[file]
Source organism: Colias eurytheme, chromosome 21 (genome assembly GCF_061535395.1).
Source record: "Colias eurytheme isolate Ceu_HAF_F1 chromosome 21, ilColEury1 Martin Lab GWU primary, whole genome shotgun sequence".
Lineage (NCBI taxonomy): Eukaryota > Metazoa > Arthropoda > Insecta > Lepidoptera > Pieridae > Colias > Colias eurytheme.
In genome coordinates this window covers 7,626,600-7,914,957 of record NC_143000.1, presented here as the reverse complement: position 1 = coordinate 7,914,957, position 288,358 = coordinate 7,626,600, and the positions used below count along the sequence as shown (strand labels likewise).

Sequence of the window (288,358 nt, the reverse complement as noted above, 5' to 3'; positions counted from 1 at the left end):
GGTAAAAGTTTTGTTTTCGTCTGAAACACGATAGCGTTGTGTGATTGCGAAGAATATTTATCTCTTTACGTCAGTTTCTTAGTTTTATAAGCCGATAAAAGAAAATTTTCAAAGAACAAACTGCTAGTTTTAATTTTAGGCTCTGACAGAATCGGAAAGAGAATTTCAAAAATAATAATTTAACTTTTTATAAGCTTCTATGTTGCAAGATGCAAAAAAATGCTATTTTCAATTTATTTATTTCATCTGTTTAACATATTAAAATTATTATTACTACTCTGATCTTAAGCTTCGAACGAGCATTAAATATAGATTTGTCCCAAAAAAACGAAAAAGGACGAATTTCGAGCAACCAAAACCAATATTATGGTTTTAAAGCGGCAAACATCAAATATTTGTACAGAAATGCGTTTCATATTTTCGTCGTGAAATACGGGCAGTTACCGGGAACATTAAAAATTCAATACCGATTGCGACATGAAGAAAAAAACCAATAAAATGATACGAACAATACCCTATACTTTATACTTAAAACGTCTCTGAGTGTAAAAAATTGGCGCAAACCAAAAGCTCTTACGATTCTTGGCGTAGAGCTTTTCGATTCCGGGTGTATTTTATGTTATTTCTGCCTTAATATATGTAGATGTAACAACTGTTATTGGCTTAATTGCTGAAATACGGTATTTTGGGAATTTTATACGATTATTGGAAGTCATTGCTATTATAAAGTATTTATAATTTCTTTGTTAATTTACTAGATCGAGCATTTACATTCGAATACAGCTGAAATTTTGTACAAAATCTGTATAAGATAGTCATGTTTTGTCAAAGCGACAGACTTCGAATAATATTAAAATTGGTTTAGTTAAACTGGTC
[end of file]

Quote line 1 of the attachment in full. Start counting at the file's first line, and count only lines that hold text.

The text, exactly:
Source organism: Colias eurytheme, chromosome 21 (genome assembly GCF_061535395.1).